Around the world, lack of access to water and hygiene information are directly correlated to elevated levels of infant and child mortality. In Sub-Saharan Africa, where rates of infant and child mortality are the highest, levels of access to simple hand washing is at best 50%. This is due to the fact that knowledge of the preventative benefits of hand washing for one's health is scarce, but also because access to water is even more scarce. In fact, even health care facilities in the region struggle with access to hand washing as 42% of them have no water source within 500 meters.
Full Belly's Hand washing station is made of readily available, recycled materials which allow access to hand washing anywhere.
Our Hand Washing Station is constructed of materials that can easily be found anywhere. All it requires is an oil drum, half of a truck tire, some soda bottles, a few bits of steel and a pail full of cement. It's all local, anywhere in the world.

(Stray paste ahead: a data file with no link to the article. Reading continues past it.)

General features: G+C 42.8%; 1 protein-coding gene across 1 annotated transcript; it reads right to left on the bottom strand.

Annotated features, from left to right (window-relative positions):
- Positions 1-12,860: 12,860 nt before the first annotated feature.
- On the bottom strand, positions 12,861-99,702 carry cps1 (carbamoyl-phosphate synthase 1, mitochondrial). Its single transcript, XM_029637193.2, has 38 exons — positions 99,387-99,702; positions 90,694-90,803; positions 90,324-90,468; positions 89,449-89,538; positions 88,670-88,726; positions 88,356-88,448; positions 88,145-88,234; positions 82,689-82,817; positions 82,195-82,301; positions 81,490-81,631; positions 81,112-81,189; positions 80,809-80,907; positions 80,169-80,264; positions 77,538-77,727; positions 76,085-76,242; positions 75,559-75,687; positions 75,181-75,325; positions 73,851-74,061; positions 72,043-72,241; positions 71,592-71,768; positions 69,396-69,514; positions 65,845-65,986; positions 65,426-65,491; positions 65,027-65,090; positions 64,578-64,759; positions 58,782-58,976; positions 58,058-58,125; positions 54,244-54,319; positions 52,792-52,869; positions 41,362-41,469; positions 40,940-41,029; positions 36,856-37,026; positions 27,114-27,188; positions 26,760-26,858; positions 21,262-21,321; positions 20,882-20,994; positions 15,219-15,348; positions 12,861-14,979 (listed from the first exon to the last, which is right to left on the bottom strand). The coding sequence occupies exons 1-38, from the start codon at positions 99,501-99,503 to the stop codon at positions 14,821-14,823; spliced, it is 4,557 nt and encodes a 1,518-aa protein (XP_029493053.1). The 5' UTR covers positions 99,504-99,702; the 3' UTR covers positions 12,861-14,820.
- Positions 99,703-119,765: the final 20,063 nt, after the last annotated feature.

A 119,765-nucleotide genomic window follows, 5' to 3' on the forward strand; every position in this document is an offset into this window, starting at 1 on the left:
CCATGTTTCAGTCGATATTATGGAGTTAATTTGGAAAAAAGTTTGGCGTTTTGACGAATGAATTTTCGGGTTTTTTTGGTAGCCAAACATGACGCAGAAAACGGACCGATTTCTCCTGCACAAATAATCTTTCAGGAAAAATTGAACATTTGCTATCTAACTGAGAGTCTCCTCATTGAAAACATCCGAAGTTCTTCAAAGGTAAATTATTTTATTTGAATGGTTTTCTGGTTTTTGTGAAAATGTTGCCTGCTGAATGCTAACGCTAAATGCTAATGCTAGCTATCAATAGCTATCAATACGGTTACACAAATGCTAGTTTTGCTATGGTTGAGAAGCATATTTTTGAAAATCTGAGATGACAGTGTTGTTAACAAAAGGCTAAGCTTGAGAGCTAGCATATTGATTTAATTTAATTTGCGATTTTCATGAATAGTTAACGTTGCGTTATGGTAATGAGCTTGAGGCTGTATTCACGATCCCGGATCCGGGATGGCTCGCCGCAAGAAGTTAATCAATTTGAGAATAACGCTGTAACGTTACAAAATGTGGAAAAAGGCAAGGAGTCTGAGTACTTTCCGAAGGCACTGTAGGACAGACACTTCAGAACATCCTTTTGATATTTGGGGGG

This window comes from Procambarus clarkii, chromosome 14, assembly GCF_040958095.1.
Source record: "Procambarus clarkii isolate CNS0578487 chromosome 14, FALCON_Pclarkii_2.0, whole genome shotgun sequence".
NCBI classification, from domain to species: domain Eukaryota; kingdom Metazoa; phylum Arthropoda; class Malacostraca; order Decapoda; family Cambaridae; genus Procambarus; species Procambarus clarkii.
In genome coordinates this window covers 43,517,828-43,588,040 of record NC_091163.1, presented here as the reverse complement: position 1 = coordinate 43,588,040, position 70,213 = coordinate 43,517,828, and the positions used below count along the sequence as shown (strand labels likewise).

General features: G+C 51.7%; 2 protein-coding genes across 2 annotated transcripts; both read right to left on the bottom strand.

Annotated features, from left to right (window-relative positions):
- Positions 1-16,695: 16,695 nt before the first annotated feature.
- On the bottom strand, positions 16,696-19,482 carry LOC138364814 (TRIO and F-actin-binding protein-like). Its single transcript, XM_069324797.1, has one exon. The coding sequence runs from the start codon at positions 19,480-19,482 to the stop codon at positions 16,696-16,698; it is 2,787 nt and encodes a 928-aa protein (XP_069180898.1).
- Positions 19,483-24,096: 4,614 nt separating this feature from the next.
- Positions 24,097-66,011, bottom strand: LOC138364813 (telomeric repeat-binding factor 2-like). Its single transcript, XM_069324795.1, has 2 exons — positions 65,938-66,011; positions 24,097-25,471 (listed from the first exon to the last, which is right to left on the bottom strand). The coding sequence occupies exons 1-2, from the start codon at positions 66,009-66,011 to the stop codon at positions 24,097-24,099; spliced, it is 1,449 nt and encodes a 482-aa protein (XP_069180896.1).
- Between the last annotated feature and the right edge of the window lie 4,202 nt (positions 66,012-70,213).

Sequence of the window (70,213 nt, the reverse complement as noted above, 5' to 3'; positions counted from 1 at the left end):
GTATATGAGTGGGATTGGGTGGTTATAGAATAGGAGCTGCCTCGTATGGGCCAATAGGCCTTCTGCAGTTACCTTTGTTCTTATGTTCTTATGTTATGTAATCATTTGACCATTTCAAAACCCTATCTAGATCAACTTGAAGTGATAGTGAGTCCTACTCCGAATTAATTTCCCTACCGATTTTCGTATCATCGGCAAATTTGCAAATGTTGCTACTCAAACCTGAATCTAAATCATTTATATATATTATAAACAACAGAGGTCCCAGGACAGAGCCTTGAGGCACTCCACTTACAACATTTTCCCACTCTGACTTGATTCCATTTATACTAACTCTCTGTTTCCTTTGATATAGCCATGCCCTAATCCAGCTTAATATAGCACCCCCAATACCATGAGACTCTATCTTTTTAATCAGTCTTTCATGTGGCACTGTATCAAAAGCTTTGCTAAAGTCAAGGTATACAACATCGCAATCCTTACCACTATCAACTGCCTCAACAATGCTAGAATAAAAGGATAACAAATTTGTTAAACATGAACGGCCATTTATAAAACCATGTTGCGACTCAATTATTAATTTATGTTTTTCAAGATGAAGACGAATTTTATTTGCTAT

One of its best and most utilitarian features is that it conserves water, using about 10% of the water than any other system.
This conservation of water is achieved through the use of bolts drilled through the lids of the soda bottles as a mechanism to plug the bottle when not in use. This allows the bottles to be filled at a water source, and transported to the hand washing station, however far, alleviating the need for a nearby water source for hand washing.
Via the auspices of Dr. Nancy Hoffman, we teamed up wit the Jane Goodall Institute in March of 2016 to address the immediate health needs of Tanzanians by providing hygiene instruction coupled with our Hand Washing Station where it was previously inaccessible. The first of many Hand Washing Stations was placed in Azimio Primary school near Arusha.